Services Deliver ‘Don’t Ask, Don’t Tell’ Repeal Input

WASHINGTON, July 13, 2011 — All of the ser­vices and com­bat­ant com­mands have pro­vid­ed their input to the Defense Depart­ment in advance of the repeal of the “Don’t Ask, Don’t Tell” law that bans gays from serv­ing open­ly in the mil­i­tary, a Pen­ta­gon spokesman said here today.

The input includes progress on train­ing of the force, the reg­u­la­to­ry aspects of the change in the law and oth­er aspects, Marine Corps Col. Dave Lapan said.

“Ulti­mate­ly, it’s for the ser­vices to pro­vide their input to the sec­re­tary about whether their ser­vices are pre­pared for repeal to take place,” Lapan said.

No require­ment exists for 100 per­cent of the force to receive train­ing pri­or to repeal, the colonel said. “It is more in the nature of giv­ing the input where all the ser­vices are in the train­ing and whether they’ve reached a point where they believe they are ready to move for­ward,” he explained.

The depart­ment actu­al­ly is try­ing to fol­low two laws, Lapan said. The first is the orig­i­nal law passed in 1993. Its pro­vi­sions were to remain in effect until repeal. The sec­ond law calls for repeal to take effect after cer­ti­fi­ca­tion that the ser­vices are ready.

How­ev­er, a court in Cal­i­for­nia ruled that the “Don’t Ask, Don’t Tell” law is uncon­sti­tu­tion­al. The U.S. gov­ern­ment asked for a stay, and a three-pan­el court of the 9th Cir­cuit Court of Appeals grant­ed the stay. On July 6, the court vacat­ed the stay and gave the depart­ment 10 days to stop enforc­ing the pro­vi­sions of the old law.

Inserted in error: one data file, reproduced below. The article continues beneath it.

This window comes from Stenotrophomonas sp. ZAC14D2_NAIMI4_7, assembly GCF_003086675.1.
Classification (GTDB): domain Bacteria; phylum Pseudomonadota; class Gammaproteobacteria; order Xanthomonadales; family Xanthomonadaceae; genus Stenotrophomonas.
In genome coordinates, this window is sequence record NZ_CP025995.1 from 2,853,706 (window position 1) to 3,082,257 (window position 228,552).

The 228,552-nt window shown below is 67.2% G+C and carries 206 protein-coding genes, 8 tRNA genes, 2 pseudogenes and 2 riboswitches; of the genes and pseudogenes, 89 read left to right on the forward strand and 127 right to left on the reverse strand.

“We have two laws: the law known as ‘Don’t Ask, Don’t Tell’ that a court injunc­tion has stopped us from enforc­ing, but we also have a law that requires us to cer­ti­fy that the force is ready for repeal,” Lapan said. “And we are try­ing to com­ply with both.”

Since then, Defense Depart­ment offi­cials have been speak­ing with Jus­tice Depart­ment lawyers about the next steps. In the mean­time, the depart­ment con­tin­ues to abide by the repeal law, and that is what the input from the ser­vices rep­re­sents, Lapan said.

The ser­vices have pro­vid­ed the input, and the chair­man of the Joint Chiefs of Staff and the sec­re­tary of defense will make their deci­sion when to cer­ti­fy to the pres­i­dent that DOD is ready to move for­ward with repeal.

Lapan would not haz­ard a guess when the deci­sion will land on the president’s desk.

U.S. Depart­ment of Defense
Office of the Assis­tant Sec­re­tary of Defense (Pub­lic Affairs)